Maryland Teacher Called ‘White Trash’ Wins $350,000 Discrimination Lawsuit

Jon Everhart won a lawsuit after claiming that the black principal at his school fired him after calling him “poor white trash” and other names.

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He was called “poor white trash” and “white bitch,” tormented until he was eventually fired and stripped of his teaching credentials.

That’s what former Prince George’s County, Md., teacher Jon Everhart claimed in his racial-discrimination lawsuit against the county school board, alleging that the black principal at Largo High School forced him out of his job, according to the Washington Post. He was ultimately awarded $350,000 in the case.

“Justice was served,” Everhart told the Post in a phone call. “I do feel as though I have been vindicated.”

The amount was based on compensatory damages. Everhart said that he ended up with high blood pressure and heart problems because of his tenure at Largo. He is, however, also due back pay and benefits, the amount of which a district judge will determine later.

The 65-year-old teacher told the newspaper that he was subject to cruelty from the school’s principal, Angelique Simpson-Marcus, for years. “She called me ‘poor white trash’ and ‘white bitch,’” Everhart said in his phone call with the Post. “Her behavior was so outlandish.”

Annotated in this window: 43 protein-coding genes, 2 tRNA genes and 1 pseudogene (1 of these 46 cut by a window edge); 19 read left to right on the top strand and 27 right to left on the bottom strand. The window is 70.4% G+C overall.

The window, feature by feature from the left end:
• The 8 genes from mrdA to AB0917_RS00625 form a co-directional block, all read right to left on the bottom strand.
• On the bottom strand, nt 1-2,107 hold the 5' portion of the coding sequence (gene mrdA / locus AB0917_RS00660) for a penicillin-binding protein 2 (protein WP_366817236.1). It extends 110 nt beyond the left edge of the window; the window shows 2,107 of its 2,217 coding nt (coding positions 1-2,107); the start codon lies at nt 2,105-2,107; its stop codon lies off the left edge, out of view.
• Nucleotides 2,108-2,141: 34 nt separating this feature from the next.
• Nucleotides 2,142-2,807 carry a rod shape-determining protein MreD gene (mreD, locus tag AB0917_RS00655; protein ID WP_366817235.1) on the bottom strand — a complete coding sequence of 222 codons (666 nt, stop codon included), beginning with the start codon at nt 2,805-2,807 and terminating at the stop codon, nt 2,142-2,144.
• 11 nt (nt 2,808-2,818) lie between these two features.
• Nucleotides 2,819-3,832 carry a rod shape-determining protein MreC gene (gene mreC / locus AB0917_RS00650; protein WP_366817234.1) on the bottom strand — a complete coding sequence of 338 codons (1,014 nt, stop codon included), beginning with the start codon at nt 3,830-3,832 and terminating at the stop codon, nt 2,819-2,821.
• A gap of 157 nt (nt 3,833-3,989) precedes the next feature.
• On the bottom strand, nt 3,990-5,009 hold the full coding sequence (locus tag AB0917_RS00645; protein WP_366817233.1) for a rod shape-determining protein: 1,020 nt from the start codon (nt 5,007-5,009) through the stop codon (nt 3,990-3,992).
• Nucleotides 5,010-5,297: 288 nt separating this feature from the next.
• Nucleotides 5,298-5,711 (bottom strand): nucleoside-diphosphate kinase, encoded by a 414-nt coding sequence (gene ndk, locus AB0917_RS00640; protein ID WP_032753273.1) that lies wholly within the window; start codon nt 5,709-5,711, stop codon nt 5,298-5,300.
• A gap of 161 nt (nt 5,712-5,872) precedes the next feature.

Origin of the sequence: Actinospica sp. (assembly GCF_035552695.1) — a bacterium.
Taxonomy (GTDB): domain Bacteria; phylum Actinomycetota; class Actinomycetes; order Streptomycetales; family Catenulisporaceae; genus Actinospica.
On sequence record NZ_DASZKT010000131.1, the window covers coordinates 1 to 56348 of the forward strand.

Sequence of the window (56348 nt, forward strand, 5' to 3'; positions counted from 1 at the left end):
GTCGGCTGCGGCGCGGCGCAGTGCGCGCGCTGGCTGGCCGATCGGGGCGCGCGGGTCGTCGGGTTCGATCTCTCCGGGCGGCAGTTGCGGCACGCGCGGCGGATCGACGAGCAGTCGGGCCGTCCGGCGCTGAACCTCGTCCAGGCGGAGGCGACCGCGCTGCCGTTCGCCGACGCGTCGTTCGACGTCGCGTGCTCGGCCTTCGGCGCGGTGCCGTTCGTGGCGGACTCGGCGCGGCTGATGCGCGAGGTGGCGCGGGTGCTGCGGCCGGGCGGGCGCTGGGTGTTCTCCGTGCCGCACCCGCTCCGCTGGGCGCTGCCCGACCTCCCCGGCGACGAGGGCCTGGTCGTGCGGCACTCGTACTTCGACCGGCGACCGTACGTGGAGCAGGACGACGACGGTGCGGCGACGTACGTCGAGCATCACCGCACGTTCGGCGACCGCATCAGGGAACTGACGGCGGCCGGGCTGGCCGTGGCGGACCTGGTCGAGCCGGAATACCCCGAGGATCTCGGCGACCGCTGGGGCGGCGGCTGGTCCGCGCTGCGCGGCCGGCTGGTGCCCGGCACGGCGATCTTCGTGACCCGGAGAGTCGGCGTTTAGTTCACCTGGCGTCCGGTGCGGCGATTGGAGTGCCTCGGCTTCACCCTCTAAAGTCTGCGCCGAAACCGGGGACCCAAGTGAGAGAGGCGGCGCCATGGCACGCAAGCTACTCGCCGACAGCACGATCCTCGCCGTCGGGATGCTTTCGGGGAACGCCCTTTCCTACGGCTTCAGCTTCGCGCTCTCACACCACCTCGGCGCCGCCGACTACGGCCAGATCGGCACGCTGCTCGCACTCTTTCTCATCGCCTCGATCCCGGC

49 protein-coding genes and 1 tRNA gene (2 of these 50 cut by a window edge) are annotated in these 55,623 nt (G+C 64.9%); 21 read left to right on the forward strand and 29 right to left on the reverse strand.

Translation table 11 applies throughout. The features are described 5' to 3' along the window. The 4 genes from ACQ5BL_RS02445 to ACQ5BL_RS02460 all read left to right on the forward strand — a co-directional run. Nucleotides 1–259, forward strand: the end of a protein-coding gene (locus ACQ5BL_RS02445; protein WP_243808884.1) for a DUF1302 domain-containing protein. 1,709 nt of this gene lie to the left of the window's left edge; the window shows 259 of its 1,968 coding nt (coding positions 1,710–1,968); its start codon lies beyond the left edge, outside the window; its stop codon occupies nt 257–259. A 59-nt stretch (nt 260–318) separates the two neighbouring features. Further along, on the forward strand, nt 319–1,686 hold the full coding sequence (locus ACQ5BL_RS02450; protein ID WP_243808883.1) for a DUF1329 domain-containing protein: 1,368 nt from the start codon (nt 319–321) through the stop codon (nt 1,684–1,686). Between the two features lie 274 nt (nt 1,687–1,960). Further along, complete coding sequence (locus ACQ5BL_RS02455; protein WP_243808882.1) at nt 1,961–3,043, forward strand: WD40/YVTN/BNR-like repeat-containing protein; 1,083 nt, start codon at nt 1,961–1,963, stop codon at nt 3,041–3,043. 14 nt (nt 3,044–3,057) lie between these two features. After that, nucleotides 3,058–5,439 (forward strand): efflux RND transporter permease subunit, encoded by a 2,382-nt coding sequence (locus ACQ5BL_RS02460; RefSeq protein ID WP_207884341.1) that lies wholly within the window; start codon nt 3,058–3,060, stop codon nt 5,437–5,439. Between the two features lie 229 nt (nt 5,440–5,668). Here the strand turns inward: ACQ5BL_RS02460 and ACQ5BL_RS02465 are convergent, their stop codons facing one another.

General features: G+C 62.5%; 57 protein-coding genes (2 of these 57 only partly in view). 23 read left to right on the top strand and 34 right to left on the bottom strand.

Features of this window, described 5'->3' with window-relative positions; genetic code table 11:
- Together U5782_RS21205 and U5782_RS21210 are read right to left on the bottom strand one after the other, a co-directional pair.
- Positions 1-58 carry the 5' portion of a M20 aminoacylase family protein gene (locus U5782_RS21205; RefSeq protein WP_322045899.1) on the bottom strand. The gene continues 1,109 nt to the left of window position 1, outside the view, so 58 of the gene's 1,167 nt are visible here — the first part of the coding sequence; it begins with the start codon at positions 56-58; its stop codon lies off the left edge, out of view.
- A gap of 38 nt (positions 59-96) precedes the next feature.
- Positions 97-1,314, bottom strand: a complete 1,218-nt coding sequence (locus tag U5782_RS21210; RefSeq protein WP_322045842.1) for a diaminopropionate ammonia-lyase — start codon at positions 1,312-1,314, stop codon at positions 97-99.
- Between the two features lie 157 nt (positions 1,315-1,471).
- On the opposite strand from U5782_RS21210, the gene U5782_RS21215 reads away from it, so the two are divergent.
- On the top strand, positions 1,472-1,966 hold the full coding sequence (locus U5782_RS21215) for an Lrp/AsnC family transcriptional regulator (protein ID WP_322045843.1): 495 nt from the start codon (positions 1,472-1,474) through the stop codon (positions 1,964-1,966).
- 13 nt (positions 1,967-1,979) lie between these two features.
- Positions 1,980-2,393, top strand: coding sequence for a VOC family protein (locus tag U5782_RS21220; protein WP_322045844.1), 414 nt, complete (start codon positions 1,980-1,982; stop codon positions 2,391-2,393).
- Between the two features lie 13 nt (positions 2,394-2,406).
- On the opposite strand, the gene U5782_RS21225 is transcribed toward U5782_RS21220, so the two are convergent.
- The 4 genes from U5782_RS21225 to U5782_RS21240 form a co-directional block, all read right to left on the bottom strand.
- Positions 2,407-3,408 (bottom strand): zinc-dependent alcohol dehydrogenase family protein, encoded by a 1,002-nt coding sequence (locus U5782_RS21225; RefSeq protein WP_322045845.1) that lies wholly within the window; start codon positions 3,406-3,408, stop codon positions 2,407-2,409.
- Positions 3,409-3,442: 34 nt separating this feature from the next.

Everhart, who was hired in 2003, when Simpson-Marcus was a physical education teacher, said that Simpson-Marcus told him he would be the first teacher she fired if she became principal. She also said, Everhart claimed, that the “only reason a white teacher teaches in P.G. County is that they can’t get a job elsewhere.” 

During his time at the school when Simpson-Marcus was principal, Everhart went from being named Teacher of the Year to getting bad performance reviews. He was demoted from teaching honors English to upperclassmen and was instead put in charge of freshman classes.

“I just think it was a disgrace, and I think that’s what the jury saw, too,” Everhart’s lawyer, Bryan Chapman, told the Post.

For her part, Simpson-Marcus maintained her innocence in an interview. “I never said any of those things,” the principal said. “I don’t use that kind of language.”

Read more at the Washington Post.

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